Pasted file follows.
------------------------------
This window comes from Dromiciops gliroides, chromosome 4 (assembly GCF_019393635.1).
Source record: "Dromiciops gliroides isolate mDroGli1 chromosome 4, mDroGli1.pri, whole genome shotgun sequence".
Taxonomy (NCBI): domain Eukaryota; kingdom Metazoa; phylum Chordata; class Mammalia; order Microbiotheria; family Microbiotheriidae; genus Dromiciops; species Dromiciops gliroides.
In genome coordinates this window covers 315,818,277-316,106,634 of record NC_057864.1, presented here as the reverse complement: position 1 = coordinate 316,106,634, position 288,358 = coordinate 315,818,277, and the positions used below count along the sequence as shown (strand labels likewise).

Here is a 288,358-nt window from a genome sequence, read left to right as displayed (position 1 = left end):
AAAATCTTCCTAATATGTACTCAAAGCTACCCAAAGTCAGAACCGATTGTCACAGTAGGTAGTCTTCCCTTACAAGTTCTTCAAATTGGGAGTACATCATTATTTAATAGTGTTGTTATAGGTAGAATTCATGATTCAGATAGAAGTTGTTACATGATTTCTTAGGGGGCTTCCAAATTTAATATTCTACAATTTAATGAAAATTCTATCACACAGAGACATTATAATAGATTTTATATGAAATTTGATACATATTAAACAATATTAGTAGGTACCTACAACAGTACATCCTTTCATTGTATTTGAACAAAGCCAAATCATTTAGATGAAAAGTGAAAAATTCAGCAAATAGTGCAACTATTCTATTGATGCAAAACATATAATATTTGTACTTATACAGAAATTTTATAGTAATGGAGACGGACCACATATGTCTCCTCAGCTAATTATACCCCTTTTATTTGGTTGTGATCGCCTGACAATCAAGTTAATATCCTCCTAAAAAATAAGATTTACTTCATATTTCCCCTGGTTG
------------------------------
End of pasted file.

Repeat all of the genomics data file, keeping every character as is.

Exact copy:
This window comes from Dromiciops gliroides, chromosome 4 (assembly GCF_019393635.1).
Source record: "Dromiciops gliroides isolate mDroGli1 chromosome 4, mDroGli1.pri, whole genome shotgun sequence".
Taxonomy (NCBI): domain Eukaryota; kingdom Metazoa; phylum Chordata; class Mammalia; order Microbiotheria; family Microbiotheriidae; genus Dromiciops; species Dromiciops gliroides.
In genome coordinates this window covers 315,818,277-316,106,634 of record NC_057864.1, presented here as the reverse complement: position 1 = coordinate 316,106,634, position 288,358 = coordinate 315,818,277, and the positions used below count along the sequence as shown (strand labels likewise).

Here is a 288,358-nt window from a genome sequence, read left to right as displayed (position 1 = left end):
AAAATCTTCCTAATATGTACTCAAAGCTACCCAAAGTCAGAACCGATTGTCACAGTAGGTAGTCTTCCCTTACAAGTTCTTCAAATTGGGAGTACATCATTATTTAATAGTGTTGTTATAGGTAGAATTCATGATTCAGATAGAAGTTGTTACATGATTTCTTAGGGGGCTTCCAAATTTAATATTCTACAATTTAATGAAAATTCTATCACACAGAGACATTATAATAGATTTTATATGAAATTTGATACATATTAAACAATATTAGTAGGTACCTACAACAGTACATCCTTTCATTGTATTTGAACAAAGCCAAATCATTTAGATGAAAAGTGAAAAATTCAGCAAATAGTGCAACTATTCTATTGATGCAAAACATATAATATTTGTACTTATACAGAAATTTTATAGTAATGGAGACGGACCACATATGTCTCCTCAGCTAATTATACCCCTTTTATTTGGTTGTGATCGCCTGACAATCAAGTTAATATCCTCCTAAAAAATAAGATTTACTTCATATTTCCCCTGGTTG